The threshold issue on this appeal is whether the surgical procedure that was performed on plaintiff was a covered medical service under the insurance contract.  “Generally, the courts bear the responsibility of determining the rights or obligations of parties under insurance contracts based on the specific language of the policies * * * ” (State of New York v. Home Indem. Co., 66 N.Y.2d 669, 671, 495 N.Y.S.2d 969, 486 N.E.2d 827 [citations omitted];  see, Hartford Acc. & Indem. Co. v. Wesolowski, 33 N.Y.2d 169, 172, 350 N.Y.S.2d 895, 305 N.E.2d 907;  State Farm Mut. Auto. Ins. Co. v. Bentley, 262 A.D.2d 739, 740, 691 N.Y.S.2d 603;  Harrigan v. Liberty Mut. Fire Ins. Co., 170 A.D.2d 930, 930-931, 566 N.Y.S.2d 755).   On this record, we find the insurance contract provisions are sufficiently clear and unambiguous and the controlling facts are adequately before us to declare that defendant has no contractual obligation to pay for plaintiff's surgery.   Section VII(10) of the insurance policy excludes from coverage those services that are not medically necessary.3  The term “ medically necessary” is defined, in relevant part, in section II(31) of the policy as follows:

* * * More specifically, this includes treatments needed to prevent, diagnose, correct or cure conditions in the person that cause acute suffering, endanger life resulting in illness or infirmity, interfere with such person's ability for normal activity, or threaten a major handicap.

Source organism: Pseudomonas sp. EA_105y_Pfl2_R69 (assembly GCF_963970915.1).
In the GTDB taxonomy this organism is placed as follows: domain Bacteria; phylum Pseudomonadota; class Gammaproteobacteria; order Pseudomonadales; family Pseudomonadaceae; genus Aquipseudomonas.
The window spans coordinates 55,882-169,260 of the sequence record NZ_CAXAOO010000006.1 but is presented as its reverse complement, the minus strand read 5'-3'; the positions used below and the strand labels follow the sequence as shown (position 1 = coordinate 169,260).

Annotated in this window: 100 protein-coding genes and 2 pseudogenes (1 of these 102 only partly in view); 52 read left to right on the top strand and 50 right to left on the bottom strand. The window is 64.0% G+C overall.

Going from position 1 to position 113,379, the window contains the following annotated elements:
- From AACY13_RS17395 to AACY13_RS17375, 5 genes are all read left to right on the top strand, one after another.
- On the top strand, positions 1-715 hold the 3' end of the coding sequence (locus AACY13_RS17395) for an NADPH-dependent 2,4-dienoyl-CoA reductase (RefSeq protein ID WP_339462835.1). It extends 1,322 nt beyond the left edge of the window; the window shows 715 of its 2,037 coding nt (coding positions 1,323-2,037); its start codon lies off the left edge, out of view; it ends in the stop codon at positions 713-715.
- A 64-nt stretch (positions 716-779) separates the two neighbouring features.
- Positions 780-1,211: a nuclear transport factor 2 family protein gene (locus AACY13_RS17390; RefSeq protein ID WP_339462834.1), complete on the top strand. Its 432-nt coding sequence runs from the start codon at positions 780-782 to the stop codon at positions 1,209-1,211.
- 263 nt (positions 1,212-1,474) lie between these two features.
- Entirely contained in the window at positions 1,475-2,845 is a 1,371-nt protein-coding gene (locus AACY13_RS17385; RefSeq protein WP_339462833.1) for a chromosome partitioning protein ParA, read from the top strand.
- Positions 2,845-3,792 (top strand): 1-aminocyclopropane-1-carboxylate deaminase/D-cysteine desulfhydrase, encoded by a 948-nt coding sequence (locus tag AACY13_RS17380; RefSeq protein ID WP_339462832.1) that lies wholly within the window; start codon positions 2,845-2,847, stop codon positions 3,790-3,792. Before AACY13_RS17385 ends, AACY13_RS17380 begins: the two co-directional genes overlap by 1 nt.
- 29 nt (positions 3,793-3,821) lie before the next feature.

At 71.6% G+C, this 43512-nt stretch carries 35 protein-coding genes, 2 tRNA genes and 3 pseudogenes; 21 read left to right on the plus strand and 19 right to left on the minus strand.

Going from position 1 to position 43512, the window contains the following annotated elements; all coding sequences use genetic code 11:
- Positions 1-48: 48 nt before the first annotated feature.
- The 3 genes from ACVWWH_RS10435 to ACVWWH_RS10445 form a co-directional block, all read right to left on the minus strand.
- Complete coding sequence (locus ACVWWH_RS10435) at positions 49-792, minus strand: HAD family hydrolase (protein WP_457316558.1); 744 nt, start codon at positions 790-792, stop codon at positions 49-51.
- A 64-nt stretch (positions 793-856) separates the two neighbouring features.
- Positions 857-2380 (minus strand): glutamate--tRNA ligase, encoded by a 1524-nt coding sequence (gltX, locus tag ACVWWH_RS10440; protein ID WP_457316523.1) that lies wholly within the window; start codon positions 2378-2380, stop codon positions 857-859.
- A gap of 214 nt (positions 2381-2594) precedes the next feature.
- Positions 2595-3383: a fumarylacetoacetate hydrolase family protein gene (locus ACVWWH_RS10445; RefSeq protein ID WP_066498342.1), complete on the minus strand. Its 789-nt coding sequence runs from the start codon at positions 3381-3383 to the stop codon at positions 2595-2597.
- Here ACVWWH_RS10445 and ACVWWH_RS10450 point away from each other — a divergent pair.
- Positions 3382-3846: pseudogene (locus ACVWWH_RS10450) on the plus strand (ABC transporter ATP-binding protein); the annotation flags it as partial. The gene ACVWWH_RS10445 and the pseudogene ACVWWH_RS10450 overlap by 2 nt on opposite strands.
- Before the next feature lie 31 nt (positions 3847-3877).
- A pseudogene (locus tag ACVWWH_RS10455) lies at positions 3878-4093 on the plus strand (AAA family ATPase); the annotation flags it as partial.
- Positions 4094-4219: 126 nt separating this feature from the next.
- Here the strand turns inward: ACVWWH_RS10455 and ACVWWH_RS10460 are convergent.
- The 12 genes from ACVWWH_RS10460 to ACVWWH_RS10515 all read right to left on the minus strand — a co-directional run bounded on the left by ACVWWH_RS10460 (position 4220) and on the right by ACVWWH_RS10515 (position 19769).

In support of its position that the subject surgery was not a covered service under the contract, defendant submitted plaintiff's deposition testimony, wherein plaintiff acknowledged that his presurgery vision with corrective lenses was 20/20 and that there were no tasks associated with his employment that precluded him from wearing glasses.   Plaintiff also testified that, so long as his glasses were not removed, he was able to see well enough that his safety was not an issue.   This evidence was sufficient to establish that plaintiff's condition did not interfere with his ability to function normally, notwithstanding his use of corrective lenses, and shifted the burden to plaintiff to demonstrate a material issue of fact with regard to whether his surgery was medically necessary.